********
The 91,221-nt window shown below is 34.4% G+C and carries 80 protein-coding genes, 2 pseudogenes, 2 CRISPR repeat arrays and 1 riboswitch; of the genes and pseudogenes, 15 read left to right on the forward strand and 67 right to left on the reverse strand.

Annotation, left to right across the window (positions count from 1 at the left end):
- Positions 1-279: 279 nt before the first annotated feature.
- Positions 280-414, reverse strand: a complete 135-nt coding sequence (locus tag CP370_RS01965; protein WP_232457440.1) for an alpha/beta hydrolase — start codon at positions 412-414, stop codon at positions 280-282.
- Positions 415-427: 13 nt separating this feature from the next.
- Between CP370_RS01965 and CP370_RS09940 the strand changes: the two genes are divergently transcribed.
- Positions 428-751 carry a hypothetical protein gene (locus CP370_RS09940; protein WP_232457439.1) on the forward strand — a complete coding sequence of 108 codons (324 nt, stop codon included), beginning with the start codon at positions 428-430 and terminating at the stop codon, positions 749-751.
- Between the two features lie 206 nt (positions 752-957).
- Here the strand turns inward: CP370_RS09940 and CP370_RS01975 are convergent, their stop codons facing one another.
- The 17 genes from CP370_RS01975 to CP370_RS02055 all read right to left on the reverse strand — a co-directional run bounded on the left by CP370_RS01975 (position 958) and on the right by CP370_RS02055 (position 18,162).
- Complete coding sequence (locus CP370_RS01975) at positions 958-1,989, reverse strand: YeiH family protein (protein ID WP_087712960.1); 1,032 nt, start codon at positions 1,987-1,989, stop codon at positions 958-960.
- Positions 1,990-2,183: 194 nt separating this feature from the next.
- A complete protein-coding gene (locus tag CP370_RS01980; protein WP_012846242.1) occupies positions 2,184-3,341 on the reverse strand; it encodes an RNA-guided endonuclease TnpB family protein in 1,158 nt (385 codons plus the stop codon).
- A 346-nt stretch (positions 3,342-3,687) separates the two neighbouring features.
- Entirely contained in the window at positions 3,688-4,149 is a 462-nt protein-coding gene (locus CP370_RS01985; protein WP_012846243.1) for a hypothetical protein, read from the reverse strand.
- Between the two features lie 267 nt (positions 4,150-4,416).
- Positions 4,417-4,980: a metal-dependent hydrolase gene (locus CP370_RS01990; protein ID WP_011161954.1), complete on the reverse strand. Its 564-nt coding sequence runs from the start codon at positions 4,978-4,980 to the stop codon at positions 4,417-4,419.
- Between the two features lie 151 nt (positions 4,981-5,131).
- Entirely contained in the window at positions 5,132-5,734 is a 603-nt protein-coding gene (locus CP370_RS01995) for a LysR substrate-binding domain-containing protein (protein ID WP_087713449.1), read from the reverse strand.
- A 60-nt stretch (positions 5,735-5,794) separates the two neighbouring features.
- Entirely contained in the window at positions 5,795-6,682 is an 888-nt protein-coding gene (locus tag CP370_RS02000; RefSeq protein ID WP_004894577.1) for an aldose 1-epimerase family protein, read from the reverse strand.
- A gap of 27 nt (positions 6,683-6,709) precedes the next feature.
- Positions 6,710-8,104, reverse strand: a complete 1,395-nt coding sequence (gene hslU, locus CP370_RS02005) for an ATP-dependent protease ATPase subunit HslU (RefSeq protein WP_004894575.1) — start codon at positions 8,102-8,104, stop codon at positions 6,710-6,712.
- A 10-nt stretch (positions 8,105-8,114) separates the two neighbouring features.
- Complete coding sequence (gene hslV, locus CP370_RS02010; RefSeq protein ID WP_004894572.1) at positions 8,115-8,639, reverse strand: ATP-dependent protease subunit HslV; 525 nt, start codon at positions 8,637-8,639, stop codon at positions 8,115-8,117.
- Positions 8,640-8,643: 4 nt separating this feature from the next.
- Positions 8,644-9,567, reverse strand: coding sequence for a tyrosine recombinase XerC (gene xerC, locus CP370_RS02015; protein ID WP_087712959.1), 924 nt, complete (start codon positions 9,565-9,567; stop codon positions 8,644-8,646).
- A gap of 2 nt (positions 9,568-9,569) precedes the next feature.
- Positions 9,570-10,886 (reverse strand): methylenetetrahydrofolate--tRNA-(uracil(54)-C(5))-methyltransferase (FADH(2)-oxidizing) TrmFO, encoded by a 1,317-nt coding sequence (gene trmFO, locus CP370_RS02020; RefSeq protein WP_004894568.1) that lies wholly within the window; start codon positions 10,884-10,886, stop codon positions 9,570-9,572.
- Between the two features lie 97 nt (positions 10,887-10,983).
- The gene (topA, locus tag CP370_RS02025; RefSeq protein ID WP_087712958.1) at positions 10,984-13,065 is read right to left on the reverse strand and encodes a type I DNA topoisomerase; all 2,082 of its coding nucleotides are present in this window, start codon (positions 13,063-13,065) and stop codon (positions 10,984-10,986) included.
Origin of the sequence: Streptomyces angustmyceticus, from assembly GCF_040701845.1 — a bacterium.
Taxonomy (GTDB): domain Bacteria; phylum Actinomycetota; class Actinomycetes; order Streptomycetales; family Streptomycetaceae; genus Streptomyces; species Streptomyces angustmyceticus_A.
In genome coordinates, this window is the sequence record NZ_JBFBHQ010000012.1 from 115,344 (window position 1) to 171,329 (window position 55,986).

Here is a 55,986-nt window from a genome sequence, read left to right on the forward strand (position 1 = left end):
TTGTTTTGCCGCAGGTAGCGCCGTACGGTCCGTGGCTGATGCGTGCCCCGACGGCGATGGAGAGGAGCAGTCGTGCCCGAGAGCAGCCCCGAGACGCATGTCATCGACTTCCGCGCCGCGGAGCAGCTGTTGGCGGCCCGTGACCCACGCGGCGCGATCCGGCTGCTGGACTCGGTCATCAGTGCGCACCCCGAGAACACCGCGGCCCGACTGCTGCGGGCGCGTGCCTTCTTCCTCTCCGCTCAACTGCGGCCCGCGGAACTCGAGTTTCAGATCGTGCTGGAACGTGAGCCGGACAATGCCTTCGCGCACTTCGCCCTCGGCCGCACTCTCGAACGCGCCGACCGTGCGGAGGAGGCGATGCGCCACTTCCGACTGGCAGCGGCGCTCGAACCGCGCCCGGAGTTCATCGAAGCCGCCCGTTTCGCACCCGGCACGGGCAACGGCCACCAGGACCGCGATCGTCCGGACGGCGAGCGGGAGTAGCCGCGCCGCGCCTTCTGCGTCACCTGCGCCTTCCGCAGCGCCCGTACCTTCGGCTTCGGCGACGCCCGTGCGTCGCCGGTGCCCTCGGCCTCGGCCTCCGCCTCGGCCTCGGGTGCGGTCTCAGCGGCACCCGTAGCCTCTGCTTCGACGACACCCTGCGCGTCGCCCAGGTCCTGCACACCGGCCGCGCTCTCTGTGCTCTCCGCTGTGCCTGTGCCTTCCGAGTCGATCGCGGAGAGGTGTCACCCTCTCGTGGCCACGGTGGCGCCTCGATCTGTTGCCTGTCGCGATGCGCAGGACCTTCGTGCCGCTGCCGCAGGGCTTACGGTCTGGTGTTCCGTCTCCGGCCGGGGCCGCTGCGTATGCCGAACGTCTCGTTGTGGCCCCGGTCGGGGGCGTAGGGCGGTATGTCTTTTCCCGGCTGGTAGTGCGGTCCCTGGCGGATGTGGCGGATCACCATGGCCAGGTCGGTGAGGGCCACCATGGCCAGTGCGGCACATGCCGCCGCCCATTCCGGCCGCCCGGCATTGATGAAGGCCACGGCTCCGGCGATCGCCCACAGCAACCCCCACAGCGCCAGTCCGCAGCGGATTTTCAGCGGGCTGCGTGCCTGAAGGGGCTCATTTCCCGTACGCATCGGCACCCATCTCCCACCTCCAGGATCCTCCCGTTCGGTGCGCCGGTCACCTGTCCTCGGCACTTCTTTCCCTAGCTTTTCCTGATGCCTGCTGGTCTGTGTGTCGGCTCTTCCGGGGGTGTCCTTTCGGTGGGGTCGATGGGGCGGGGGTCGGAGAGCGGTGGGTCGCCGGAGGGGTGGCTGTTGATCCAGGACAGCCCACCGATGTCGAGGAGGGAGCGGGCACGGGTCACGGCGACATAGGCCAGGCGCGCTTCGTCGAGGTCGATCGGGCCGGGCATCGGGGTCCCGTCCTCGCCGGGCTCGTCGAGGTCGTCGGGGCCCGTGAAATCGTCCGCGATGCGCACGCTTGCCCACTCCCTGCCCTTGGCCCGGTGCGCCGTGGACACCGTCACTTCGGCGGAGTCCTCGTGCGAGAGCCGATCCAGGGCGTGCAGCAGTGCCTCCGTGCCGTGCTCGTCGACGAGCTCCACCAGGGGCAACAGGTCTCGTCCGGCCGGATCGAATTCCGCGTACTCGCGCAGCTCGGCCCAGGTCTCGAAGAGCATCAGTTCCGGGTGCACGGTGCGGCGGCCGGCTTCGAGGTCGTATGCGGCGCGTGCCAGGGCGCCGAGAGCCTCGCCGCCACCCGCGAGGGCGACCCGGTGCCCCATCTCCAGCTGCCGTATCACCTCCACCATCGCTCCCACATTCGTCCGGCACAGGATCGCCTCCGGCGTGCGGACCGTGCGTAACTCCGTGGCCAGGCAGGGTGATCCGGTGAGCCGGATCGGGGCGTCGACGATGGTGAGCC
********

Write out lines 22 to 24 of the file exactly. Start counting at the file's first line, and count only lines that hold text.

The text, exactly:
- A gap of 27 nt (positions 6,683-6,709) precedes the next feature.
- Positions 6,710-8,104, reverse strand: a complete 1,395-nt coding sequence (gene hslU, locus CP370_RS02005) for an ATP-dependent protease ATPase subunit HslU (RefSeq protein WP_004894575.1) — start codon at positions 8,102-8,104, stop codon at positions 6,710-6,712.
- A 10-nt stretch (positions 8,105-8,114) separates the two neighbouring features.